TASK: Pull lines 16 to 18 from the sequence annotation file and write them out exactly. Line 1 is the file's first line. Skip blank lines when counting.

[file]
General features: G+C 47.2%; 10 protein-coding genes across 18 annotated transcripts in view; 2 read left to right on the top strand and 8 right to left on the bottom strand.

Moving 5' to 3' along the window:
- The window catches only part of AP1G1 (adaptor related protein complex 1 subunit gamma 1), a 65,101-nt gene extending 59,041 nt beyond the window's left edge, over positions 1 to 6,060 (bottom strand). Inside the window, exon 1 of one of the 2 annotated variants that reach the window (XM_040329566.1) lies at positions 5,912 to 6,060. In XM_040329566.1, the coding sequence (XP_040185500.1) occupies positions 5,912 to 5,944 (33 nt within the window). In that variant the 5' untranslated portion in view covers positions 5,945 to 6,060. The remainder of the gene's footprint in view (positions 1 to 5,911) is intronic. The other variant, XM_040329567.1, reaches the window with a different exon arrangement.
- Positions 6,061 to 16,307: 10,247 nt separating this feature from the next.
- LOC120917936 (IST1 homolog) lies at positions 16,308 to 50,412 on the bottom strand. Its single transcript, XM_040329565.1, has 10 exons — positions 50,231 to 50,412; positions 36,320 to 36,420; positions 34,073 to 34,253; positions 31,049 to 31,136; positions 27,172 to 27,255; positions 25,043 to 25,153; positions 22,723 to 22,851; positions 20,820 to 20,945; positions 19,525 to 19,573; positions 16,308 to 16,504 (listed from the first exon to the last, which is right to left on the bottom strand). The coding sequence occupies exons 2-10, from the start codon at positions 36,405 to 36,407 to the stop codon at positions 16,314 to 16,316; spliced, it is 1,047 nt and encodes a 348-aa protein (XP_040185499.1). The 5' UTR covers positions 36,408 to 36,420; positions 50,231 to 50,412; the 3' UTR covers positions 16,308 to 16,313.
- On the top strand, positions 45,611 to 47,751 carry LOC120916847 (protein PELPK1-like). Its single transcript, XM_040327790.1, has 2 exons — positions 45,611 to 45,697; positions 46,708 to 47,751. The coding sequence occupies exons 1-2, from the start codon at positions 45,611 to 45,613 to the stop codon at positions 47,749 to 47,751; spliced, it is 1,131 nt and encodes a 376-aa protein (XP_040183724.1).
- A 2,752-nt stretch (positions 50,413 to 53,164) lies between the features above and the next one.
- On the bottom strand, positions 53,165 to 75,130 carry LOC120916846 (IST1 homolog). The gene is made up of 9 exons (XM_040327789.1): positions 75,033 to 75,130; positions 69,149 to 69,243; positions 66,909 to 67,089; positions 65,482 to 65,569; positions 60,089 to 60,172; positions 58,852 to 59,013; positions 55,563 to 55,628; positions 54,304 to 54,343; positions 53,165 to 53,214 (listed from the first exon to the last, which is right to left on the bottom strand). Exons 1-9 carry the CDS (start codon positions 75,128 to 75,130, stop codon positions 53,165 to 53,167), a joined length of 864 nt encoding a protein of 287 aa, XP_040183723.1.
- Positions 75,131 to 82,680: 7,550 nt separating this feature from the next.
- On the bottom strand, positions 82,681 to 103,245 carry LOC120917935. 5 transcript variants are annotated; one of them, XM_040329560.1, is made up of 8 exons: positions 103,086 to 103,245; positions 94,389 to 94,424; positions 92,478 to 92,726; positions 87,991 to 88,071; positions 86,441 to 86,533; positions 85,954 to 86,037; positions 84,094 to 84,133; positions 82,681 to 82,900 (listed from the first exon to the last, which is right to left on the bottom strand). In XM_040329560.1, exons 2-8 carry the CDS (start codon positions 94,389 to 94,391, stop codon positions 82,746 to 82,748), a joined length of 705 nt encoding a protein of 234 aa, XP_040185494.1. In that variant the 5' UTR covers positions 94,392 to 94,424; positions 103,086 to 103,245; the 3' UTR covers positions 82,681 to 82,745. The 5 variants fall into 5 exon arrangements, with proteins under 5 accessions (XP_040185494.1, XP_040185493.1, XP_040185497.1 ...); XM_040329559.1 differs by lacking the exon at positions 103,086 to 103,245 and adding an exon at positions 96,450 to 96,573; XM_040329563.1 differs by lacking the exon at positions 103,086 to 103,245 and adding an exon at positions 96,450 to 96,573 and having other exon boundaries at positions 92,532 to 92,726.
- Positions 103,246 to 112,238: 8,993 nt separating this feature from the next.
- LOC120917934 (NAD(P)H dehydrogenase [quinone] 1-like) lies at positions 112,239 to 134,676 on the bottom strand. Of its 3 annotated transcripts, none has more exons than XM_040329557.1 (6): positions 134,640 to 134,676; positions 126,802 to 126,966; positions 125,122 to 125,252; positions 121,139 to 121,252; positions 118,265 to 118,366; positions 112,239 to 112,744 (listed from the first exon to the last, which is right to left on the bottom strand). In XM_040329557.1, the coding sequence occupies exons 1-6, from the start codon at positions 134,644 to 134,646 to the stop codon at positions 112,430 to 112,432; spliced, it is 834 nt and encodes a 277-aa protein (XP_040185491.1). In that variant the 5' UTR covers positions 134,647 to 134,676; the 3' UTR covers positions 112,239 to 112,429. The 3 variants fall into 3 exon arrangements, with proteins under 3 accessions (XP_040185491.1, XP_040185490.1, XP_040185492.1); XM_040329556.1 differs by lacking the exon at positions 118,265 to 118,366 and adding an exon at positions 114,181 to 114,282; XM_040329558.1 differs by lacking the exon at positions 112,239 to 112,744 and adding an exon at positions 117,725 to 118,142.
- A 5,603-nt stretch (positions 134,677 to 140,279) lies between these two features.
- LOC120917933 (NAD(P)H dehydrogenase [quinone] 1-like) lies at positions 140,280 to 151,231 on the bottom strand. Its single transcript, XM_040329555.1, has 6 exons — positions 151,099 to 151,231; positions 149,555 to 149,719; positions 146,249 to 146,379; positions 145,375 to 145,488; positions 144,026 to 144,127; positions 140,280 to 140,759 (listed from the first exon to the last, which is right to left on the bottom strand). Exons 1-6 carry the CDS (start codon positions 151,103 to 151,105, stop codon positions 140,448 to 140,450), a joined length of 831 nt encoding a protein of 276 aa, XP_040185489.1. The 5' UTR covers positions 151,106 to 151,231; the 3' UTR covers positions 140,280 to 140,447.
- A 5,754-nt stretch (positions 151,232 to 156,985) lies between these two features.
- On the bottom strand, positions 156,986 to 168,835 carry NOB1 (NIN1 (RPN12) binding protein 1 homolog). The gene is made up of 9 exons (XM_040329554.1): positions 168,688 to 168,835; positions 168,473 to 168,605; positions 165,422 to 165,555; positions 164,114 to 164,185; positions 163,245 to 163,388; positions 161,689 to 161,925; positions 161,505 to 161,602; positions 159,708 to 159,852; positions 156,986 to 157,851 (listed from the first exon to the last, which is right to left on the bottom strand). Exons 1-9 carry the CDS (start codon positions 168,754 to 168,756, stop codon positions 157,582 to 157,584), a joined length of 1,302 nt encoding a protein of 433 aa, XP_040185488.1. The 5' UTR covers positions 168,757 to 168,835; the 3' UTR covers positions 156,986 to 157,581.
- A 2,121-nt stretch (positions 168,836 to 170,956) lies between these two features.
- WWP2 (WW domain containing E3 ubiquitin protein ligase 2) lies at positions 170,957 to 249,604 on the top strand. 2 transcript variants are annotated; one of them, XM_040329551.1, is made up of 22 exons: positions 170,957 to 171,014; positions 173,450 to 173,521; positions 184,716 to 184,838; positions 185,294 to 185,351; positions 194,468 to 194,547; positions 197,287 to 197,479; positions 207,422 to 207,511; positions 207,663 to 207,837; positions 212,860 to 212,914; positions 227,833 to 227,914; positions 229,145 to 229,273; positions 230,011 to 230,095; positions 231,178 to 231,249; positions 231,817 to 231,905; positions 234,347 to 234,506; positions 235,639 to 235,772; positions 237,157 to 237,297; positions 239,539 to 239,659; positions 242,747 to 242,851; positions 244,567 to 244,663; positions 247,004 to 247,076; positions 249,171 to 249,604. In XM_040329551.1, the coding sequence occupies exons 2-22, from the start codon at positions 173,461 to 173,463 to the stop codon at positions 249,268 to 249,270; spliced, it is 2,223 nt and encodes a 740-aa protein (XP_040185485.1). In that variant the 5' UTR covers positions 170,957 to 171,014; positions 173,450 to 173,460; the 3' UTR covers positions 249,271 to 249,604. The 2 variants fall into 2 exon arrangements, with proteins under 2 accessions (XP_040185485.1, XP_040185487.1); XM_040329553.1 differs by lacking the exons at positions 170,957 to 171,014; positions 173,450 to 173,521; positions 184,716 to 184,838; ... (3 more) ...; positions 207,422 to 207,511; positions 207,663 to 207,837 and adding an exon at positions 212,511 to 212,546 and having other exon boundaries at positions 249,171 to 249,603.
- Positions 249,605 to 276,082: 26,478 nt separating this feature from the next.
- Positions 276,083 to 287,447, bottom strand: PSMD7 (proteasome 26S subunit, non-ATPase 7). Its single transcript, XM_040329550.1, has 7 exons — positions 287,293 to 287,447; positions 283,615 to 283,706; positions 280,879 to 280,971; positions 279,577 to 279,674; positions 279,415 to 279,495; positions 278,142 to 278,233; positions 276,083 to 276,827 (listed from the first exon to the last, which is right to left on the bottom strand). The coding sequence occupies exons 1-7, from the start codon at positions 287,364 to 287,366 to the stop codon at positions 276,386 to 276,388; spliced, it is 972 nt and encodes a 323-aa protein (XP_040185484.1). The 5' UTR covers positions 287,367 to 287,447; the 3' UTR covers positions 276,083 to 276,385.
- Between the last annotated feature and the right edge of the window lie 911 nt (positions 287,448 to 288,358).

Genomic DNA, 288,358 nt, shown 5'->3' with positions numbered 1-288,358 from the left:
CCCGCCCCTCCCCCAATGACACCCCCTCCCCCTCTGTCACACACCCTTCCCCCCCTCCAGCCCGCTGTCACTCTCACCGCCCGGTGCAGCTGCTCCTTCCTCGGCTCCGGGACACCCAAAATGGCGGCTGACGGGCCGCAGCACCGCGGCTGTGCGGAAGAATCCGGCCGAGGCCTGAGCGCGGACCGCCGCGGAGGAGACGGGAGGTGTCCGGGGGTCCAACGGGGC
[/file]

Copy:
- On the bottom strand, positions 156,986 to 168,835 carry NOB1 (NIN1 (RPN12) binding protein 1 homolog). The gene is made up of 9 exons (XM_040329554.1): positions 168,688 to 168,835; positions 168,473 to 168,605; positions 165,422 to 165,555; positions 164,114 to 164,185; positions 163,245 to 163,388; positions 161,689 to 161,925; positions 161,505 to 161,602; positions 159,708 to 159,852; positions 156,986 to 157,851 (listed from the first exon to the last, which is right to left on the bottom strand). Exons 1-9 carry the CDS (start codon positions 168,754 to 168,756, stop codon positions 157,582 to 157,584), a joined length of 1,302 nt encoding a protein of 433 aa, XP_040185488.1. The 5' UTR covers positions 168,757 to 168,835; the 3' UTR covers positions 156,986 to 157,581.
- A 2,121-nt stretch (positions 168,836 to 170,956) lies between these two features.
- WWP2 (WW domain containing E3 ubiquitin protein ligase 2) lies at positions 170,957 to 249,604 on the top strand. 2 transcript variants are annotated; one of them, XM_040329551.1, is made up of 22 exons: positions 170,957 to 171,014; positions 173,450 to 173,521; positions 184,716 to 184,838; positions 185,294 to 185,351; positions 194,468 to 194,547; positions 197,287 to 197,479; positions 207,422 to 207,511; positions 207,663 to 207,837; positions 212,860 to 212,914; positions 227,833 to 227,914; positions 229,145 to 229,273; positions 230,011 to 230,095; positions 231,178 to 231,249; positions 231,817 to 231,905; positions 234,347 to 234,506; positions 235,639 to 235,772; positions 237,157 to 237,297; positions 239,539 to 239,659; positions 242,747 to 242,851; positions 244,567 to 244,663; positions 247,004 to 247,076; positions 249,171 to 249,604. In XM_040329551.1, the coding sequence occupies exons 2-22, from the start codon at positions 173,461 to 173,463 to the stop codon at positions 249,268 to 249,270; spliced, it is 2,223 nt and encodes a 740-aa protein (XP_040185485.1). In that variant the 5' UTR covers positions 170,957 to 171,014; positions 173,450 to 173,460; the 3' UTR covers positions 249,271 to 249,604. The 2 variants fall into 2 exon arrangements, with proteins under 2 accessions (XP_040185485.1, XP_040185487.1); XM_040329553.1 differs by lacking the exons at positions 170,957 to 171,014; positions 173,450 to 173,521; positions 184,716 to 184,838; ... (3 more) ...; positions 207,422 to 207,511; positions 207,663 to 207,837 and adding an exon at positions 212,511 to 212,546 and having other exon boundaries at positions 249,171 to 249,603.